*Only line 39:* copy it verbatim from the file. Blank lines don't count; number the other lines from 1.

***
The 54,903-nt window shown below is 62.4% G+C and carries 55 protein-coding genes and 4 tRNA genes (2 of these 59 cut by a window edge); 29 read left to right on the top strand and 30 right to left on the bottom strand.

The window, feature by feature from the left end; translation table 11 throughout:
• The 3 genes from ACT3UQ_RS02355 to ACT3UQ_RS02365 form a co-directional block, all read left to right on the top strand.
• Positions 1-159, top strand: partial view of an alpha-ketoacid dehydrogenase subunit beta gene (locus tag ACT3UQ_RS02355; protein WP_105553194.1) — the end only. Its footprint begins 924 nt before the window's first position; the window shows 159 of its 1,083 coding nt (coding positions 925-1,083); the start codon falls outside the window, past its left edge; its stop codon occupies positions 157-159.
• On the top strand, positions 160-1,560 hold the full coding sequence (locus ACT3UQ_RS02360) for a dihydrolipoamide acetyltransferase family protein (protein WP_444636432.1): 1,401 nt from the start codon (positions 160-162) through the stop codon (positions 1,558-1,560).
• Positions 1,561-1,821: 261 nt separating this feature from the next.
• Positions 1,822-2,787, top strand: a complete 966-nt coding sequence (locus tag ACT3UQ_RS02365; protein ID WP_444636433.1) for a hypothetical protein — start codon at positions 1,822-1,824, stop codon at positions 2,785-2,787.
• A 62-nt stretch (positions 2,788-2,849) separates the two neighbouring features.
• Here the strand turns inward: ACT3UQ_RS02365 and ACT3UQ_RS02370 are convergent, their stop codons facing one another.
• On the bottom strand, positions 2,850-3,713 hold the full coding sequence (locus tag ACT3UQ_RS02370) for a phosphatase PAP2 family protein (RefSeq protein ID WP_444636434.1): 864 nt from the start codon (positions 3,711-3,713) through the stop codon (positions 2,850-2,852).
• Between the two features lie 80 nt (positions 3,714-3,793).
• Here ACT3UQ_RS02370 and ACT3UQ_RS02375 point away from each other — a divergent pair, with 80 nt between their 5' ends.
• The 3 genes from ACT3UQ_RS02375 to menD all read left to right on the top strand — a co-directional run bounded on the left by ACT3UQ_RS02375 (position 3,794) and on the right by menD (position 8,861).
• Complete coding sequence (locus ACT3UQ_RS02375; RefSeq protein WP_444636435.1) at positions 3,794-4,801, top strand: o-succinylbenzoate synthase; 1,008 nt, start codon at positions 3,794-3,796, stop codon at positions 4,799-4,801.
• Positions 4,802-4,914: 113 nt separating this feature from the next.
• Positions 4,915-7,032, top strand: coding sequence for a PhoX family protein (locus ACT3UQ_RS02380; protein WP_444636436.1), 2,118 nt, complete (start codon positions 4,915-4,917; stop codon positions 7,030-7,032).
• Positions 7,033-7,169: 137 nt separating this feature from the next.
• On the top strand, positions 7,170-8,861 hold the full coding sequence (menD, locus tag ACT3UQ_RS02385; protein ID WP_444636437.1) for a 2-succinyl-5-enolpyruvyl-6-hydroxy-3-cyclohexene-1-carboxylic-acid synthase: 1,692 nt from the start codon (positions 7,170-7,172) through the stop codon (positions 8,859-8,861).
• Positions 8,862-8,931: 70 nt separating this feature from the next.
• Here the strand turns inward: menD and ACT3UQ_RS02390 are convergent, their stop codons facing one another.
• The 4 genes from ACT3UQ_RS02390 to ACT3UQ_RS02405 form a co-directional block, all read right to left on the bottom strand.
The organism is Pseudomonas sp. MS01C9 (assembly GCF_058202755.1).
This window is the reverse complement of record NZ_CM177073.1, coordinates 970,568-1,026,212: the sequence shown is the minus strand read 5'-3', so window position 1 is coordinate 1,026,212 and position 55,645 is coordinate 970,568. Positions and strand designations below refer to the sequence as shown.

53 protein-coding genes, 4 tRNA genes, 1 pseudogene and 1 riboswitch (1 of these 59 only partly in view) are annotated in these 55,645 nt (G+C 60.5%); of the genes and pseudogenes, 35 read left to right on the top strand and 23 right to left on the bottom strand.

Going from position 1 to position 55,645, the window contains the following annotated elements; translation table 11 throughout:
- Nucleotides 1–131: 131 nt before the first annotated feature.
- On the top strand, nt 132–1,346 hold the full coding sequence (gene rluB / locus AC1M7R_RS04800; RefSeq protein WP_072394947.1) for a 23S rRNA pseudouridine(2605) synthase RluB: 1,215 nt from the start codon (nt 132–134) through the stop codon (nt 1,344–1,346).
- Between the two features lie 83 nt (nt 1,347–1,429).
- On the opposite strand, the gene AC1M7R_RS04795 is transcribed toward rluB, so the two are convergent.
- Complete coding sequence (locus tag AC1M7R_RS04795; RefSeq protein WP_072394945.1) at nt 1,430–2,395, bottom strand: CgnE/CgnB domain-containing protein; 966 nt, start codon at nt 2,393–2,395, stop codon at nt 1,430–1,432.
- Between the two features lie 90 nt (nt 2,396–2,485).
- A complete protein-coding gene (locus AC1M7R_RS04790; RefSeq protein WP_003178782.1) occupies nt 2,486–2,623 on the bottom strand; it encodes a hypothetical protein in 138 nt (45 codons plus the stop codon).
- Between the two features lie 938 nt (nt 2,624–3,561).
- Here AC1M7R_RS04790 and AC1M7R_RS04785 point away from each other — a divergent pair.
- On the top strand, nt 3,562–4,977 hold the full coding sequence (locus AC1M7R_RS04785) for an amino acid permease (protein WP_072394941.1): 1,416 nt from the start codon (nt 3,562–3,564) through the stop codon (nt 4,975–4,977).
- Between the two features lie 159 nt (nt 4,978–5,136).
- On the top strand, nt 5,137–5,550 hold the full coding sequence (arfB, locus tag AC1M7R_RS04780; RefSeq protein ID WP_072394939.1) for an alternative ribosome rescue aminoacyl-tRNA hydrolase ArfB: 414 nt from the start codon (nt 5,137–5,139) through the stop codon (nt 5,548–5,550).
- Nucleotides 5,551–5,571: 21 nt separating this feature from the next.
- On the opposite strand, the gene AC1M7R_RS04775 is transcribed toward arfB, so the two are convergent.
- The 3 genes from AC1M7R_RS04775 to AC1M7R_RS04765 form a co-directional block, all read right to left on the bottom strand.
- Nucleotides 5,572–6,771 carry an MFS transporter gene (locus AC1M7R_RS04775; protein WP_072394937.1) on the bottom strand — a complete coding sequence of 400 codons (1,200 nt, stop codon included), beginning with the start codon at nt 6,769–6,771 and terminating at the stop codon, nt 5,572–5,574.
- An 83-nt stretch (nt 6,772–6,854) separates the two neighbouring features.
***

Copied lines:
- On the opposite strand, the gene AC1M7R_RS04775 is transcribed toward arfB, so the two are convergent.